The Light in the Forest is about the struggles of a White boy, John Butler, who was taken captive as a boy in Pennsylvania by the Lenni Lenape Indians and became assimilated.
The story opens in the autumn of 1764. John Butler, approximately fifteen years of age, has lived with the Lenni Lenape in Ohio since being taken captive eleven years earlier. His adoptive Lenape father, Cuyloga, renamed him True Son. He is assimilated and accepted as a full-blooded Lenape by that community. Along with other Native groups, the Lenape enter into a peace treaty with the British forces. The treaty required that the Indians had to return any White captives. True Son did not want to leave as he was fully assimilated and considered himself Lenape; he disdained White society. He tries to commit suicide in order to be free of the Whites, but is unsuccessful. Accompanied by a young soldier, Del Hardy, True Son is taken to Fort Pitt, where he is met by Harry Butler, his blood father. Hardy accompanies the Butlers to their home in Paxton Township, near present-day Harrisburg.
After returning to his father's home, True Son refuses to recognize his blood father, continues to wear his Indian clothes, and pretends that he no longer understands English. His younger brother Gordie is intrigued by his Indian ways and True Son becomes fond of him. Later, True Son gets into a heated argument with his Uncle Wilse. Wilse accuses the Indians of scalping children, which True Son denies. Wilse is so angered by what he perceives as the young man’s lack of respect that he slaps True Son.
That spring True Son develops an unidentified illness. His physical sickness is compounded by disappointment that none of his Lenape family has tried to contact him since he was forced to go to the Butlers. He is heartened by learning that two Indians were asking about him at Wilse’s shop. That evening he slips out of the Butlers’ house and discovers his Lenape cousin, Half Arrow, nearby. Their reunion is tempered by learning that men from Wilse’s shop shot and scalped their friend, Little Crane.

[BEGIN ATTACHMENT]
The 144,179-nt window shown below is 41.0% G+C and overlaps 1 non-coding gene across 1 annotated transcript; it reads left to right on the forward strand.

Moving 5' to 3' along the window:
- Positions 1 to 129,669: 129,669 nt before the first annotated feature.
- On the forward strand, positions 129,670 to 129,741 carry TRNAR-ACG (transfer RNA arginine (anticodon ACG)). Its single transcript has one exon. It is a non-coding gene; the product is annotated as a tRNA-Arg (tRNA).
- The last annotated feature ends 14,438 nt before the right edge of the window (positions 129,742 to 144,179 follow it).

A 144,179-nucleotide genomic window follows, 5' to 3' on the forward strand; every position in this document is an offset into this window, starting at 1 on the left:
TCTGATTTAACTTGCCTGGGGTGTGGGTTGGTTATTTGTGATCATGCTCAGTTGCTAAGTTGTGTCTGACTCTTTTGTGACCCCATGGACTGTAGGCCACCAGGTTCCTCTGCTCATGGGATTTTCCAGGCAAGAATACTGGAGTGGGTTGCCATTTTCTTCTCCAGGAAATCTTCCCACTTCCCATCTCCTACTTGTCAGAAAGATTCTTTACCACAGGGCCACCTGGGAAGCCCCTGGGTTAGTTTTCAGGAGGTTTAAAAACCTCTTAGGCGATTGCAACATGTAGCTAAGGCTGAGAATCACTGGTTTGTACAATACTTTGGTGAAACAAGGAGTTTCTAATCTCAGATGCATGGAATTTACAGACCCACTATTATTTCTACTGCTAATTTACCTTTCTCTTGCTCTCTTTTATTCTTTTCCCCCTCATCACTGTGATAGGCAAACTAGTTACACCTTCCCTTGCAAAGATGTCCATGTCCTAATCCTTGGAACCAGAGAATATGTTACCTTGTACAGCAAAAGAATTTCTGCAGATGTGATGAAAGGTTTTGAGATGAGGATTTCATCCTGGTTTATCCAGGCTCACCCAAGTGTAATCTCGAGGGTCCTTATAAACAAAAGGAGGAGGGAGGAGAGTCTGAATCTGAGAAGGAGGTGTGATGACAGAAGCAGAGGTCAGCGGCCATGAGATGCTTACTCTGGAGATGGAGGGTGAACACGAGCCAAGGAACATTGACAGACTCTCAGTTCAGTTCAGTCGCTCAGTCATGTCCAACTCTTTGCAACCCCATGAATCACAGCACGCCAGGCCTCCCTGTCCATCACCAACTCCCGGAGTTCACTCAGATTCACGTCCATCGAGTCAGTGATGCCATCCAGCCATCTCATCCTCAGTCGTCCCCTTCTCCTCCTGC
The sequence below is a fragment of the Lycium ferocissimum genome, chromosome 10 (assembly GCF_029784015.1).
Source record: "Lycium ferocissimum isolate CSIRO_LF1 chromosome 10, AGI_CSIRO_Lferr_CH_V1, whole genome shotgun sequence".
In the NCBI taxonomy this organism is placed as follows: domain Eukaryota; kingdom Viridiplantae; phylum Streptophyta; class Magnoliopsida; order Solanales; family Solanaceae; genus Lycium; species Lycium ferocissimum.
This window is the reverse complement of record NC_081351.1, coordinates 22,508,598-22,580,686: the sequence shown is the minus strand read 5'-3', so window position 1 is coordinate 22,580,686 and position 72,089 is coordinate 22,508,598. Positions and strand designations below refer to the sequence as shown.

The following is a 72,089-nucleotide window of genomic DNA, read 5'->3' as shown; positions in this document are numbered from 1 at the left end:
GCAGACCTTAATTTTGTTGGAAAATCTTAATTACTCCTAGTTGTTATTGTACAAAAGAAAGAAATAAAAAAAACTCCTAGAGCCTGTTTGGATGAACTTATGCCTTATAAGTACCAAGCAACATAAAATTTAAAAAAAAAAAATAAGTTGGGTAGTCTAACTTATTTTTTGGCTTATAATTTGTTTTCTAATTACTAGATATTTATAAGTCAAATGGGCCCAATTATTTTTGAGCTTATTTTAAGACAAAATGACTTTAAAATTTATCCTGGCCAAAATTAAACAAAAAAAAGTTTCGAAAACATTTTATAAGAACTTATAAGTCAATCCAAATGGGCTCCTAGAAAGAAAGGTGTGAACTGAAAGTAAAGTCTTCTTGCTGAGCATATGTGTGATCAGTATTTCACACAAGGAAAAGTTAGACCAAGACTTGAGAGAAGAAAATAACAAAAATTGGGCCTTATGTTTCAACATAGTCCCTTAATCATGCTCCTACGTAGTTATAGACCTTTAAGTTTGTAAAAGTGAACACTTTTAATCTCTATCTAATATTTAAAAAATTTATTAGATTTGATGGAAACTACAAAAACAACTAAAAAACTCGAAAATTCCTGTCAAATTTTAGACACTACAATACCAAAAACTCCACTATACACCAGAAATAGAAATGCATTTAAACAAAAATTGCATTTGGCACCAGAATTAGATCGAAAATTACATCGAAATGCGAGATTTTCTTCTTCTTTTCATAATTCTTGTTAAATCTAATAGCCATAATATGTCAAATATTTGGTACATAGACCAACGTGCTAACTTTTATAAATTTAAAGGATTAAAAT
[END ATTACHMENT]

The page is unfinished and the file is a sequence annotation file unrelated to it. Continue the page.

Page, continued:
The boys confront Wilse, knocking him to the ground and scalping him. They escape the town into the forest and head west to return to the Lenape. Their people are angry over the murder of Little Crane, and eventually the tribe declares war on the Whites. They attack some small villages and scalp the settlers. True Son sees some children's scalps among the rest and is disturbed to learn that the Indians killed children as well as adults.
True Son is used as bait to lure a band of settlers into an ambush, but he gives away the plan when he sees a child among them who reminds him of Gordie. The Lenape are enraged and plan to burn True Son at the stake in ritual torture. His adoptive father Cuyloga convinces the other band members to banish his son. Cuyloga tells True Son that he is no longer Indian, that he would be considered as a White enemy if ever seen again in Indian territory, and that he (Cuyloga) is no longer True Son’s father. Cuyloga accompanies True Son to a White road, where they part.